NEW YORK • Eugenie Bouchard's entry into the second week of the US Open was supposed to have coincided with the return of her new coaching consultant, Jimmy Connors. He had planned to rejoin her if she reached the fourth round.
Instead, she will not play at all.
Tournament director David Brewer said on Sunday the 25th-seeded Bouchard, a 21-year-old Canadian, had pulled out, citing a concussion in a locker-room accident.
She suffered the injury late on Friday night, after her mixed doubles victory with Nick Kyrgios in the first round.
With the locker room empty and dark as Bouchard entered for an ice bath, she slipped on the recently-cleaned floor and fell, hitting her elbow and head.
Still struggling with typical concussion symptoms - a severe headache, sensitivity to light and noise - Bouchard withdrew on Saturday from her women's doubles and mixed-doubles matches on the advice of tournament doctors.
On Sunday, she withdrew from the singles, allowing Italian Roberta Vinci to advanced to a quarter-final against Kristina Mladenovic.
Bouchard had been in the midst of a modest revival at the US Open, after working with Connors in preparation for the tournament, both on site and in nearby Forest Hills.
She had lost 15 of 18 matches heading into New York.
Her ranking had plummeted to 25th from seventh.
But at the US Open, she posted three straight victories for the first time since January.
Concussions are a growing concern in many contact sports but are nearly unheard of in tennis.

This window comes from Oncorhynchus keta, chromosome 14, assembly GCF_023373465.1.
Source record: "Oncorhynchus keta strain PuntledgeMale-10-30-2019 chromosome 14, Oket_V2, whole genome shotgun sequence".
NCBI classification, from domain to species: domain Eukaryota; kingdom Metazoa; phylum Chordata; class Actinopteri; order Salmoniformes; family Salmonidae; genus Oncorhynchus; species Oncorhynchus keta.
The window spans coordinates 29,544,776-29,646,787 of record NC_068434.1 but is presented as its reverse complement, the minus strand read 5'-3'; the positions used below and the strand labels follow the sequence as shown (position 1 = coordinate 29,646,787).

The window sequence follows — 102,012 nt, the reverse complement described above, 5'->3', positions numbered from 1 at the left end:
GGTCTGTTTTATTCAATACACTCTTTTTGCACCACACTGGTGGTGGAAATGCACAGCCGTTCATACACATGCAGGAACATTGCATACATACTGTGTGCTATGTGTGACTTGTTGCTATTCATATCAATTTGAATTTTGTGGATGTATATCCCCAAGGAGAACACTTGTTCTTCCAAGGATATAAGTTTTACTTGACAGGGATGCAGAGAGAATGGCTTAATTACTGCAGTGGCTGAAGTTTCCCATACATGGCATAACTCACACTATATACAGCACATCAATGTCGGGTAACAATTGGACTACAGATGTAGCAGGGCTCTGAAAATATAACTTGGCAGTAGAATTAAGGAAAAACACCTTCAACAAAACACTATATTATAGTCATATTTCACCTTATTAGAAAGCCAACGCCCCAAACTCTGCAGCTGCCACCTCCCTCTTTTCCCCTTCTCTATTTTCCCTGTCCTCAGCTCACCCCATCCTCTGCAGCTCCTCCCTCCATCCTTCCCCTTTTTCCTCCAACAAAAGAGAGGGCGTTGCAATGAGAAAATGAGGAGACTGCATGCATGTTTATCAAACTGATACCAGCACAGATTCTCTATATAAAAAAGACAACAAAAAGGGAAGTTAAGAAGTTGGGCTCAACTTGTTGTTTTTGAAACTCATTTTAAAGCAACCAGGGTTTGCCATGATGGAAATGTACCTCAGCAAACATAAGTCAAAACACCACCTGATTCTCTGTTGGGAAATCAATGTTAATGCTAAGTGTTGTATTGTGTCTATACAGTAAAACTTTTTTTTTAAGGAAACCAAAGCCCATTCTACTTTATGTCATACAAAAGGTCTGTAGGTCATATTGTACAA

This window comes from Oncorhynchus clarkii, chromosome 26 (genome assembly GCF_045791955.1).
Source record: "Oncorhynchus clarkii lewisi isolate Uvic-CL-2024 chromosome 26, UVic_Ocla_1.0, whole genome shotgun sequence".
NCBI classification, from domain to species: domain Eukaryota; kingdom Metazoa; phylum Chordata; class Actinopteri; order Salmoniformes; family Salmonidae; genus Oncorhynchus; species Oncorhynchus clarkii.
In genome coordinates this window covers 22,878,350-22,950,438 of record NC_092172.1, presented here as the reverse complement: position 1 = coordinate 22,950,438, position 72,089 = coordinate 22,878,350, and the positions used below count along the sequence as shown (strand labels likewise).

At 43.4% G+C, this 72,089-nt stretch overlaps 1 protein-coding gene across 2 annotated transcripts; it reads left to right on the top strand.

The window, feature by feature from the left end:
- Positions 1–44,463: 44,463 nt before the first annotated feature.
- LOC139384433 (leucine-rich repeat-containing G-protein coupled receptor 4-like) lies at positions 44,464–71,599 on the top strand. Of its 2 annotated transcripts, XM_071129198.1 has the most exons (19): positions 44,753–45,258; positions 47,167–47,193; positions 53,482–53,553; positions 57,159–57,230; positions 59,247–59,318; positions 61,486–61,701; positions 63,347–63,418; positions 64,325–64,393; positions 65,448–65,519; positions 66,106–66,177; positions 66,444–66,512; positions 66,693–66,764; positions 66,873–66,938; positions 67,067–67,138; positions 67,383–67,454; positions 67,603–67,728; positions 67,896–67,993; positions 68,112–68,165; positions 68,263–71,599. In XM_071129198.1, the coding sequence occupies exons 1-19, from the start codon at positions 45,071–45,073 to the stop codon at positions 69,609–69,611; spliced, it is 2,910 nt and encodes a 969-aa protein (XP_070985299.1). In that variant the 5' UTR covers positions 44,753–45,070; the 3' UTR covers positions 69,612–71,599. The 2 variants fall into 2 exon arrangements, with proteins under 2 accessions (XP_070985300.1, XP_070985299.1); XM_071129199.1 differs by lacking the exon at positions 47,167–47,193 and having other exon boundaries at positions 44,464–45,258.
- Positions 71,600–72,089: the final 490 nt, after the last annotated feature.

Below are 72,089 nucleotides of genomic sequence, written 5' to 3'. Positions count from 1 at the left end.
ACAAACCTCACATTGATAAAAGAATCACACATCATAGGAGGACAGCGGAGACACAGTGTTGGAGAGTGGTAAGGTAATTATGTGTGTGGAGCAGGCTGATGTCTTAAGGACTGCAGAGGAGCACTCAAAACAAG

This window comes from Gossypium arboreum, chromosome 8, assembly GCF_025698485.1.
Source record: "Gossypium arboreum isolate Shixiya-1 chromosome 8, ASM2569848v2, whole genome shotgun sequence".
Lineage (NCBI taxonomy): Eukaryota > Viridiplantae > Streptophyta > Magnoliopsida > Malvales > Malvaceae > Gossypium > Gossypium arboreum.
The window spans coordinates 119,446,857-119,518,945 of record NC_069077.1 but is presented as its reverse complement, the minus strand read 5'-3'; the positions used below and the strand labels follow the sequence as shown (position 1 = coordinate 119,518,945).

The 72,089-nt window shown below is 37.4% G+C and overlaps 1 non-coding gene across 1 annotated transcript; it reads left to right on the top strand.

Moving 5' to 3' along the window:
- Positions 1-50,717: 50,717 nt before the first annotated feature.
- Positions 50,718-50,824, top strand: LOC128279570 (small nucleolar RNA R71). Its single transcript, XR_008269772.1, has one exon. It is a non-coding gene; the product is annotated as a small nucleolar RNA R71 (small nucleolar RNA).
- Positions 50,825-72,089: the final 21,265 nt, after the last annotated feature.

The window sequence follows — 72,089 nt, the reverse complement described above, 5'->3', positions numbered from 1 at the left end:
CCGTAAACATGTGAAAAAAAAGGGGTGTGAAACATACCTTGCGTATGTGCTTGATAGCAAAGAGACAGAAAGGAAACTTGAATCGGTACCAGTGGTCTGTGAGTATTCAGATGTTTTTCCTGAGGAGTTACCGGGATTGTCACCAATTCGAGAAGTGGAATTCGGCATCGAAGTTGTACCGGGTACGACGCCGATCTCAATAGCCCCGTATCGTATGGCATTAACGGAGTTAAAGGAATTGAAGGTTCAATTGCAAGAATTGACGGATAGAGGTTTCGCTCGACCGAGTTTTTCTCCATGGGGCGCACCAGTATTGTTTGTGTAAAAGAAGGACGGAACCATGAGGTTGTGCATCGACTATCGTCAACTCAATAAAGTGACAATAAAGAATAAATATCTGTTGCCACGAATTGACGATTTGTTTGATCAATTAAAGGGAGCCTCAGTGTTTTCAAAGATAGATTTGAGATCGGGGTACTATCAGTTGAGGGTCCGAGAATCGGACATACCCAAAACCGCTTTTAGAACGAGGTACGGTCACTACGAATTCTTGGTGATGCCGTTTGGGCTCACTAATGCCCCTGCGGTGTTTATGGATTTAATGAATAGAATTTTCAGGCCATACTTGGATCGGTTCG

In the 2013 Australian Open final, Li Na's left ankle gave out as she hit a backhand and she fell, hitting her head on the court.
A doctor tested her for a head injury, moving his finger in front of her face. Li successfully tracked it with her eyes until she started laughing.
Just like Bouchard's slip and fall, the few known examples of tennis players who had suffered a concussion also involved events away from the court.
At the 2010 US Open, a dizzy Victoria Azarenka collapsed 30 minutes into her match after suffering a mild concussion when she tripped on her sweatpants in warm-ups.
Her agent at the time, John Tobias, said she never considered not starting the match. "I think she felt it was just a headache," he added.
At a tournament in Charleston, South Carolina, in 2011, Lauren Davis suffered a concussion when lighting equipment fell on her.
She was waiting to be interviewed at a sponsor's tent.
Davis did not compete for two months and later sued the company which had installed the equipment for negligence.
NEW YORK TIMES